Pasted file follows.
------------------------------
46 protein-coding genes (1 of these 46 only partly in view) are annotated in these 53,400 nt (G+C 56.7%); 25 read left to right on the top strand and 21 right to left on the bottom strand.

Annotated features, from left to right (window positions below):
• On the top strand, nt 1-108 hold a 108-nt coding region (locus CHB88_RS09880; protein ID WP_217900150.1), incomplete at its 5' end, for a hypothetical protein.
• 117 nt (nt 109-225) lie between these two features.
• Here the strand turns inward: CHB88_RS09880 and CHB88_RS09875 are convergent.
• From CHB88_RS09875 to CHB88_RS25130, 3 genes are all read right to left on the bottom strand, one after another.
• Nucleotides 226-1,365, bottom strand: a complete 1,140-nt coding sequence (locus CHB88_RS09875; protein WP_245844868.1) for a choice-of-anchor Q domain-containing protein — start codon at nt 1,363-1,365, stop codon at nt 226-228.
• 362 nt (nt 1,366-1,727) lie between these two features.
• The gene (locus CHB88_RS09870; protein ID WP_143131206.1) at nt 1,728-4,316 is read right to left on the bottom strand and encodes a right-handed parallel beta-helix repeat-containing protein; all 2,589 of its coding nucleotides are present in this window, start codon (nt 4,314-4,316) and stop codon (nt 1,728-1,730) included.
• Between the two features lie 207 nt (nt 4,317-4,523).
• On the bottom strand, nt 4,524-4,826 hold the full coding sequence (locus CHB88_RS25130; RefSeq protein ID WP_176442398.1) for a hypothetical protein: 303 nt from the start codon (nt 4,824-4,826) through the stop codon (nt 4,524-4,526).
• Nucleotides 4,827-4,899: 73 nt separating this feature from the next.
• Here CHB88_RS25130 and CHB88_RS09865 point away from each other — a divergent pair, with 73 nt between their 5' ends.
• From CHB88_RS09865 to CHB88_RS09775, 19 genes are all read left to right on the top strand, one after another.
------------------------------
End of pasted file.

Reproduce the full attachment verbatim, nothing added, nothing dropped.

46 protein-coding genes (1 of these 46 only partly in view) are annotated in these 53,400 nt (G+C 56.7%); 25 read left to right on the top strand and 21 right to left on the bottom strand.

Annotated features, from left to right (window positions below):
• On the top strand, nt 1-108 hold a 108-nt coding region (locus CHB88_RS09880; protein ID WP_217900150.1), incomplete at its 5' end, for a hypothetical protein.
• 117 nt (nt 109-225) lie between these two features.
• Here the strand turns inward: CHB88_RS09880 and CHB88_RS09875 are convergent.
• From CHB88_RS09875 to CHB88_RS25130, 3 genes are all read right to left on the bottom strand, one after another.
• Nucleotides 226-1,365, bottom strand: a complete 1,140-nt coding sequence (locus CHB88_RS09875; protein WP_245844868.1) for a choice-of-anchor Q domain-containing protein — start codon at nt 1,363-1,365, stop codon at nt 226-228.
• 362 nt (nt 1,366-1,727) lie between these two features.
• The gene (locus CHB88_RS09870; protein ID WP_143131206.1) at nt 1,728-4,316 is read right to left on the bottom strand and encodes a right-handed parallel beta-helix repeat-containing protein; all 2,589 of its coding nucleotides are present in this window, start codon (nt 4,314-4,316) and stop codon (nt 1,728-1,730) included.
• Between the two features lie 207 nt (nt 4,317-4,523).
• On the bottom strand, nt 4,524-4,826 hold the full coding sequence (locus CHB88_RS25130; RefSeq protein ID WP_176442398.1) for a hypothetical protein: 303 nt from the start codon (nt 4,824-4,826) through the stop codon (nt 4,524-4,526).
• Nucleotides 4,827-4,899: 73 nt separating this feature from the next.
• Here CHB88_RS25130 and CHB88_RS09865 point away from each other — a divergent pair, with 73 nt between their 5' ends.
• From CHB88_RS09865 to CHB88_RS09775, 19 genes are all read left to right on the top strand, one after another.